# meta: pop location
\$(Expr(:inbounds, :pop))
return (Core._apply)(Main.getindex, (Core.tuple)(sitp::Interpolations.ScaledInterpolation{Float64,2,Interpolations.BSplineInterpolation{Float64,2,Array{Float64,2},Interpolations.BSpline{Interpolations.Cubic{Interpolations.Line}},Interpolations.OnGrid,1},Interpolations.BSpline{Interpolations.Cubic{Interpolations.Line}},Interpolations.OnGrid,Tuple{StepRangeLen{Float64,Base.TwicePrecision{Float64},Base.TwicePrecision{Float64}},StepRangeLen{Float64,Base.TwicePrecision{Float64},Base.TwicePrecision{Float64}}}})::Tuple{Interpolations.ScaledInterpolation{Float64,2,Interpolations.BSplineInterpolation{Float64,2,Array{Float64,2},Interpolations.BSpline{Interpolations.Cubic{Interpolations.Line}},Interpolations.OnGrid,1},Interpolations.BSpline{Interpolations.Cubic{Interpolations.Line}},Interpolations.OnGrid,Tuple{StepRangeLen{Float64,Base.TwicePrecision{Float64},Base.TwicePrecision{Float64}},StepRangeLen{Float64,Base.TwicePrecision{Float64},Base.TwicePrecision{Float64}}}}}, xy::Array{Float64,1})::Any
end::Any
``````

#4

Don’t pass `xy` as a `Vector`, as the type itself does not determine the number of elements. The following is inferred correctly:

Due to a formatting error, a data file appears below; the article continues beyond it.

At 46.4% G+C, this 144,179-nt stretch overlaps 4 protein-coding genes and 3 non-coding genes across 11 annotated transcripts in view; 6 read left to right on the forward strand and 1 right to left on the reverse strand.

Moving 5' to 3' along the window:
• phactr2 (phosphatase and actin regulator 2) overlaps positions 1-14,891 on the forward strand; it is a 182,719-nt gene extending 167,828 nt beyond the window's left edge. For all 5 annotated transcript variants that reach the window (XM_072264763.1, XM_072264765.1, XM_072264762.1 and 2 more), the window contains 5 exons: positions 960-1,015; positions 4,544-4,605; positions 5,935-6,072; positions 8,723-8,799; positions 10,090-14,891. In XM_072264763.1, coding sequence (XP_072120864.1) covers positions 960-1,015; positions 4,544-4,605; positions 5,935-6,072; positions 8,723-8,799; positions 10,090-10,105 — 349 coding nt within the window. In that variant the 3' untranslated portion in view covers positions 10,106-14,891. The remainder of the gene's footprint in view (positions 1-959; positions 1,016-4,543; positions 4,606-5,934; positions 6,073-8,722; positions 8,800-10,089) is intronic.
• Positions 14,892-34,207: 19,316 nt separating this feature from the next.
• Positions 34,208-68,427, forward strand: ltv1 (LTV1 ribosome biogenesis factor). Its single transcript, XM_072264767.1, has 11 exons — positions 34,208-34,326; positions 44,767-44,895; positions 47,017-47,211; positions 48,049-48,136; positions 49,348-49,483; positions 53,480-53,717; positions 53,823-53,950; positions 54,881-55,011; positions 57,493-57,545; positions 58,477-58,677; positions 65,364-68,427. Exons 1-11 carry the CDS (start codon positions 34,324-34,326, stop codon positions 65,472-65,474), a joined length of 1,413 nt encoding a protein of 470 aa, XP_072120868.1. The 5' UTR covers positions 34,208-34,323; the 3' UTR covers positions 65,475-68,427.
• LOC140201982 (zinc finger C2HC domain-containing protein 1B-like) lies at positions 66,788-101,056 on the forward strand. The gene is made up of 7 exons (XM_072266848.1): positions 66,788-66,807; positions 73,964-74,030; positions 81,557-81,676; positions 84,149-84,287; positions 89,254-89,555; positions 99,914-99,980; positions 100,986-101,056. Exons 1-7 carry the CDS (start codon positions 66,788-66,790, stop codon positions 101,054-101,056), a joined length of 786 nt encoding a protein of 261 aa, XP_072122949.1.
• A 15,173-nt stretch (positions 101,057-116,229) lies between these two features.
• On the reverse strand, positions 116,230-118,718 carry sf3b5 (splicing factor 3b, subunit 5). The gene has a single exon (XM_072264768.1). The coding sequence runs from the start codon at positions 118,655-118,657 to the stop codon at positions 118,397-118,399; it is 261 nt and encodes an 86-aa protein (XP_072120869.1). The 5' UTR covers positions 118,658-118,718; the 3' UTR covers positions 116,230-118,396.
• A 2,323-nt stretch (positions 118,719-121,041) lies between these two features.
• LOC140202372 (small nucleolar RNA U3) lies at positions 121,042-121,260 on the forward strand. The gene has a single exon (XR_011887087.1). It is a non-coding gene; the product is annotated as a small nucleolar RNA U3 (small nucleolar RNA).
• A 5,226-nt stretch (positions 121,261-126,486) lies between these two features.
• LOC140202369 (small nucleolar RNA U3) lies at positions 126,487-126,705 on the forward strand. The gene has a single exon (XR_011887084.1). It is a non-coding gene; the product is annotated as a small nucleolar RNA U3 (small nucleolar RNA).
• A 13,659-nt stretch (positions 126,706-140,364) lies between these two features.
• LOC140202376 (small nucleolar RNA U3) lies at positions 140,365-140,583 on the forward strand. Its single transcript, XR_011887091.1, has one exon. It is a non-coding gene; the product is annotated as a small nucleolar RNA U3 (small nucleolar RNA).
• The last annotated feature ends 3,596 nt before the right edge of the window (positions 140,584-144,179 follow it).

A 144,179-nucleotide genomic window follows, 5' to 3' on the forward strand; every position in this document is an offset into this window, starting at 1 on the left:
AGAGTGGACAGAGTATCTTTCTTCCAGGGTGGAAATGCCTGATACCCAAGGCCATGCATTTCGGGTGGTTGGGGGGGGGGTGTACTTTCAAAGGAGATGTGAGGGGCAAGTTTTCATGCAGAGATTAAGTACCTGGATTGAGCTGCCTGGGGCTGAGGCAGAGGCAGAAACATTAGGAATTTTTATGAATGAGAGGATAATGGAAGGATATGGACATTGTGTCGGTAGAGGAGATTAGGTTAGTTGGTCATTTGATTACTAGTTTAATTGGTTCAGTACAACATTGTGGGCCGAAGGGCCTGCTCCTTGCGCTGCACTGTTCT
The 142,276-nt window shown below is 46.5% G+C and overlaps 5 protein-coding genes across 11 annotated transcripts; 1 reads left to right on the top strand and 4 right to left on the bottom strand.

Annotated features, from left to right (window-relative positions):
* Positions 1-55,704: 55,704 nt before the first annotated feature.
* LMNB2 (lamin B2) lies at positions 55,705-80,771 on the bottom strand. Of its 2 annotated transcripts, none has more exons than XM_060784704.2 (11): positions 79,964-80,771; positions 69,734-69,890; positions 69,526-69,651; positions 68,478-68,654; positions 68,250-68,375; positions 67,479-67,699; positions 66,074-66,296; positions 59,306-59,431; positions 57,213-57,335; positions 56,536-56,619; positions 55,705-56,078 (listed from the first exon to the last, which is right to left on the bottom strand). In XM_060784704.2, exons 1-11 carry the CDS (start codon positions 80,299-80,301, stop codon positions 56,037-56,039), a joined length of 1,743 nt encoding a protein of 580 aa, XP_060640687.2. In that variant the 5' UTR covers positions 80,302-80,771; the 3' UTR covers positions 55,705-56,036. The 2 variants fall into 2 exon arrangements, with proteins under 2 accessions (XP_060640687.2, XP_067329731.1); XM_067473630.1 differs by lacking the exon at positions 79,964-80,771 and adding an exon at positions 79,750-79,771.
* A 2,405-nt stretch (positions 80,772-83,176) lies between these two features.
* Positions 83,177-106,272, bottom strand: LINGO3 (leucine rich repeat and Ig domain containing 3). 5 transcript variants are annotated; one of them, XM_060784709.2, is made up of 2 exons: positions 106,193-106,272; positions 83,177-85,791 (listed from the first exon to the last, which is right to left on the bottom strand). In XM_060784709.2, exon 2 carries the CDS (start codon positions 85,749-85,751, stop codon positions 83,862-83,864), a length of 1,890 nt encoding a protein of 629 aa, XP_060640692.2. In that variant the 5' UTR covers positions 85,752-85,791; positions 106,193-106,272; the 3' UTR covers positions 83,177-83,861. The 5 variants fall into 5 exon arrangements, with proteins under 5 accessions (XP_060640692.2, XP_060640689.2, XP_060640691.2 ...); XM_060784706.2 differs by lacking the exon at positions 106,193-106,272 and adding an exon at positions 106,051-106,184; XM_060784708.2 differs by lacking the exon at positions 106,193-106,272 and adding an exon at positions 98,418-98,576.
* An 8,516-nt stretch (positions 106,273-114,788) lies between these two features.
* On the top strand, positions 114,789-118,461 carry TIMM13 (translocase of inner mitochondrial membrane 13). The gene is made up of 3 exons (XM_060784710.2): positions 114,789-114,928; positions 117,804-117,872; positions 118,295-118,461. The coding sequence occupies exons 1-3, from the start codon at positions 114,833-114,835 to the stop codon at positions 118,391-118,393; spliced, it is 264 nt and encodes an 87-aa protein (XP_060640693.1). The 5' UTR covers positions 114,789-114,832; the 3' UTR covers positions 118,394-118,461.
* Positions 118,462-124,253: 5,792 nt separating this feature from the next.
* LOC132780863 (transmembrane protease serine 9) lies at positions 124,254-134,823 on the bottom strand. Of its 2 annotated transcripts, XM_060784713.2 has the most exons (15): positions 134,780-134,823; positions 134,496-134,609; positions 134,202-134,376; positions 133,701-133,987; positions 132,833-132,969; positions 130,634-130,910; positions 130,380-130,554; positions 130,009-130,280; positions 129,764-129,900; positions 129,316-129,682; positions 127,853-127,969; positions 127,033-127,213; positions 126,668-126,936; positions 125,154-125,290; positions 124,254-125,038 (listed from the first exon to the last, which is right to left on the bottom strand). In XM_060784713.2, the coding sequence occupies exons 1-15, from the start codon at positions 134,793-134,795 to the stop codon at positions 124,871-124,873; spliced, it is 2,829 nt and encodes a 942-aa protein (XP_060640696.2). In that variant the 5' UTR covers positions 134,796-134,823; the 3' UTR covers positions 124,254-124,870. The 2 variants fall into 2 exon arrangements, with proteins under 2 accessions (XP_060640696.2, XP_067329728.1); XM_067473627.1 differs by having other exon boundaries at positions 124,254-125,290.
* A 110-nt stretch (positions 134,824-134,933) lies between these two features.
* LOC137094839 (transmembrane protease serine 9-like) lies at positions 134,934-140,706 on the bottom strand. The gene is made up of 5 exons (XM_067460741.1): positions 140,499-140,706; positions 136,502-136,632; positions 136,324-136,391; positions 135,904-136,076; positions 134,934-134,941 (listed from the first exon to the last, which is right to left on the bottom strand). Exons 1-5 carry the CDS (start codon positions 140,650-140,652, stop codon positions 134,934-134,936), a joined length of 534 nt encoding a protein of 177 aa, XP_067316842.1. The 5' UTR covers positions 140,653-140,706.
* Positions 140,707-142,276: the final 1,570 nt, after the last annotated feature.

``````using Interpolations
grid_x = 0:0.1:100.0
grid_y = 0:0.1:100.0
f(x, y) = (x + y)^2
farr = [f(x, y) for x in grid_x, y in grid_y]

function interp1(grid_x, grid_y, farr)
itp = interpolate(farr, BSpline(Cubic(Line())), OnGrid())
scale(itp, grid_x, grid_y)
end

interp(grid_x, grid_y, farr, x, y) = interp1(grid_x, grid_y, farr)[x, y]

@code_warntype interp1(grid_x, grid_y, farr) # OK
@code_warntype interp(grid_x, grid_y, farr, 0.01, 0.02) # OK
``````

#5

Also, I would suggest just saving the result of `inter1p` and working with that, not calling `interpolate` and `scale` each time you want an interpolation.

#6

Yes, this works. So here the problem is that the compiler doesn’t know the number of elements? It would be really annoying to have to have to define the function for a large number of components of `xy`.

#7

Yes, I can work like that, but eventually I will have to modify `farr` in the course of an algorithm. That was the whole idea of wrapping `interpolate` in a function.

#8

Depending on how large the number of elements is, you can try something inferrable, eg

#9

Thanks, I’ll play more with this, but simply calling `interp` on `SVector(0.01, 0.02)` still breaks inference.